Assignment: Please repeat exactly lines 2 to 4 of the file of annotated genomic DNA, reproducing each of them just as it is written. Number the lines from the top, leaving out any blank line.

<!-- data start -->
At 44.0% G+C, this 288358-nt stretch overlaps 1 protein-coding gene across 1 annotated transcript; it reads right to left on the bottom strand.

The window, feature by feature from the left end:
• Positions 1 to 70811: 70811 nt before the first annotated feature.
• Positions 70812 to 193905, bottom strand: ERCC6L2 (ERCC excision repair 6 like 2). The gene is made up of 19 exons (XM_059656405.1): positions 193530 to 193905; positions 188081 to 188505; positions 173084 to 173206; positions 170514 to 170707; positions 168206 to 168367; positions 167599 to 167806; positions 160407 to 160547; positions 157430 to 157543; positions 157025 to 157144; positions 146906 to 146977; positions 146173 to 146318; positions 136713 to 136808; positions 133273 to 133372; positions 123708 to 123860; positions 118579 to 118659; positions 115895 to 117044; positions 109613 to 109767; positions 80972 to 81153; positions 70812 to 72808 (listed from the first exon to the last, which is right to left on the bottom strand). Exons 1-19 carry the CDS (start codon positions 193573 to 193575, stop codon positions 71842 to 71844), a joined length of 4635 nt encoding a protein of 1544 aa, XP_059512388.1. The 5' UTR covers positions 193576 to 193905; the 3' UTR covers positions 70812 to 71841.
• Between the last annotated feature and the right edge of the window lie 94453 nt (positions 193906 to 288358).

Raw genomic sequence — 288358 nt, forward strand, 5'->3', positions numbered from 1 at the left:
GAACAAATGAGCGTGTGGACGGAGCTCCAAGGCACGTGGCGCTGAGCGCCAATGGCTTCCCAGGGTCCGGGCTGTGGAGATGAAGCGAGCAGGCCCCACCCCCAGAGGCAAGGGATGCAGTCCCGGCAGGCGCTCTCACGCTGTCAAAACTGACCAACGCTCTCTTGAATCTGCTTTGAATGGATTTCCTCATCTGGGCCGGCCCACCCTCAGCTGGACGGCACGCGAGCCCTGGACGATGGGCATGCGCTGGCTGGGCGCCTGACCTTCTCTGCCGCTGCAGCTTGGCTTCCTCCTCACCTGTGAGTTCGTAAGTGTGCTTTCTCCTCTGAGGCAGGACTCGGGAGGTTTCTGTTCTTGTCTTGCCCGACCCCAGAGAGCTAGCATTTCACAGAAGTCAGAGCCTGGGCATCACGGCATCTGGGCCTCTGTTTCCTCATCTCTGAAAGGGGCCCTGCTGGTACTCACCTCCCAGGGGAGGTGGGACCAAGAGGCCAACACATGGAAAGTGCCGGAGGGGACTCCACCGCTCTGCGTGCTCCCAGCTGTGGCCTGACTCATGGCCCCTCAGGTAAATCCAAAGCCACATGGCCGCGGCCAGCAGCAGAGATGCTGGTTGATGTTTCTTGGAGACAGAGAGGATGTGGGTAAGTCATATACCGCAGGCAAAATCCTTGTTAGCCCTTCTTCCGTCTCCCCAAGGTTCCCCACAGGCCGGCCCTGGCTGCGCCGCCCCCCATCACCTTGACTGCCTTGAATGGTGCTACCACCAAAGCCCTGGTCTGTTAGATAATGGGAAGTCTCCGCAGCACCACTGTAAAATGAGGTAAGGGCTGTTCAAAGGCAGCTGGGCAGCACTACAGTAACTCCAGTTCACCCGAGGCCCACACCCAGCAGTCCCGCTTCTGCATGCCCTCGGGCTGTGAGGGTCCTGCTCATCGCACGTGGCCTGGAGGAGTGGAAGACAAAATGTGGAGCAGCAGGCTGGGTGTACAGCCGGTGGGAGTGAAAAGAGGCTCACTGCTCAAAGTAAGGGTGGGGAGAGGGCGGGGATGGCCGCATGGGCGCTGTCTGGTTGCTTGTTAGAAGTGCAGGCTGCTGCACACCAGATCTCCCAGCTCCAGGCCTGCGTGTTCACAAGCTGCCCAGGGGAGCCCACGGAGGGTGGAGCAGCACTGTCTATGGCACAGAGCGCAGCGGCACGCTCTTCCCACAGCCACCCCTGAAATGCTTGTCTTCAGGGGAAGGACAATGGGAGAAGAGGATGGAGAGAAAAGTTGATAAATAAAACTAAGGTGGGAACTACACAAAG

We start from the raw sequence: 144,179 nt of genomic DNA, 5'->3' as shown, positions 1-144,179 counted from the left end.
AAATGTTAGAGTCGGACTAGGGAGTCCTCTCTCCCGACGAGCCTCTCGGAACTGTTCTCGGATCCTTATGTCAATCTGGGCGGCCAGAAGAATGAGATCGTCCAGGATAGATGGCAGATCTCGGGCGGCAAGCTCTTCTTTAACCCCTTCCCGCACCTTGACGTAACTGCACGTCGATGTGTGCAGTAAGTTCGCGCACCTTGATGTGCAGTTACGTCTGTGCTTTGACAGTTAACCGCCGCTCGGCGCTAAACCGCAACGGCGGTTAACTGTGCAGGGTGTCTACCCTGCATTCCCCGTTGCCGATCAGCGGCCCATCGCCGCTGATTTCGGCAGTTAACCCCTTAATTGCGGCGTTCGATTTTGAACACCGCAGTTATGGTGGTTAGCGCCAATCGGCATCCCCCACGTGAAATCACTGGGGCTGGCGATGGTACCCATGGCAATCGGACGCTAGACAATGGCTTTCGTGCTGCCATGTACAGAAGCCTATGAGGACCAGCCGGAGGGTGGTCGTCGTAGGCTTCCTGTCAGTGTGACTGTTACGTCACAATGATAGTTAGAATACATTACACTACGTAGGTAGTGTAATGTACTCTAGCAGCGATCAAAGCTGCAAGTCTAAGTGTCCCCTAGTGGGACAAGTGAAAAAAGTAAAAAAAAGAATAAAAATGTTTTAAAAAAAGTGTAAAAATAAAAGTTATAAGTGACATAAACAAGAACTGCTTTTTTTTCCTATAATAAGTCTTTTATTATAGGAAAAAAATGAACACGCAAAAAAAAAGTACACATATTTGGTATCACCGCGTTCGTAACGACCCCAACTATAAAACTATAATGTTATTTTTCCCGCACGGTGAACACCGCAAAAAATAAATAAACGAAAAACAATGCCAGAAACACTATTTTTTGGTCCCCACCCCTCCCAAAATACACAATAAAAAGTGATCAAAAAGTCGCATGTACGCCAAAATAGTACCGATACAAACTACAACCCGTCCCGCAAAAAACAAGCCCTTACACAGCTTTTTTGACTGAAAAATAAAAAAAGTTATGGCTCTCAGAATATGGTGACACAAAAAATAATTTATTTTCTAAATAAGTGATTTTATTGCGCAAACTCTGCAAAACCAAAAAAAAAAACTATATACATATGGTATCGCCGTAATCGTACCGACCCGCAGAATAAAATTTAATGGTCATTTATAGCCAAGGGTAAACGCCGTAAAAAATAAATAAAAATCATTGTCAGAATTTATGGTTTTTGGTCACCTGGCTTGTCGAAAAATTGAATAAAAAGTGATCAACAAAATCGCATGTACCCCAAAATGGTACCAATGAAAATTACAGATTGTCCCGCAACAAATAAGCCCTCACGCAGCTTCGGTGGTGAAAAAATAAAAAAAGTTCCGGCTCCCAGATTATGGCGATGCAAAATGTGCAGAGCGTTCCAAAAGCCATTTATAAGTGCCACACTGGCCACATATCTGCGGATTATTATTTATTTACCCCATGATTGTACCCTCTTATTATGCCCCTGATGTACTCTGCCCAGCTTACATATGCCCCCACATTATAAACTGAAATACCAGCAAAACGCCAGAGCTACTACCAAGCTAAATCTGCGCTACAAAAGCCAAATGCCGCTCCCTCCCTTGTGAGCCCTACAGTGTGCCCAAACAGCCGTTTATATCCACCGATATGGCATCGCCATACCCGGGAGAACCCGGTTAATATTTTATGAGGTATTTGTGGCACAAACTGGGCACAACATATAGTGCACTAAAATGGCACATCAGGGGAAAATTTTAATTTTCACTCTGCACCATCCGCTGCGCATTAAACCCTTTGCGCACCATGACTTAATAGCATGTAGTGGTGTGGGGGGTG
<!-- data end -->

The window, feature by feature from the left end:
• Positions 1 to 70811: 70811 nt before the first annotated feature.
• Positions 70812 to 193905, bottom strand: ERCC6L2 (ERCC excision repair 6 like 2). The gene is made up of 19 exons (XM_059656405.1): positions 193530 to 193905; positions 188081 to 188505; positions 173084 to 173206; positions 170514 to 170707; positions 168206 to 168367; positions 167599 to 167806; positions 160407 to 160547; positions 157430 to 157543; positions 157025 to 157144; positions 146906 to 146977; positions 146173 to 146318; positions 136713 to 136808; positions 133273 to 133372; positions 123708 to 123860; positions 118579 to 118659; positions 115895 to 117044; positions 109613 to 109767; positions 80972 to 81153; positions 70812 to 72808 (listed from the first exon to the last, which is right to left on the bottom strand). Exons 1-19 carry the CDS (start codon positions 193573 to 193575, stop codon positions 71842 to 71844), a joined length of 4635 nt encoding a protein of 1544 aa, XP_059512388.1. The 5' UTR covers positions 193576 to 193905; the 3' UTR covers positions 70812 to 71841.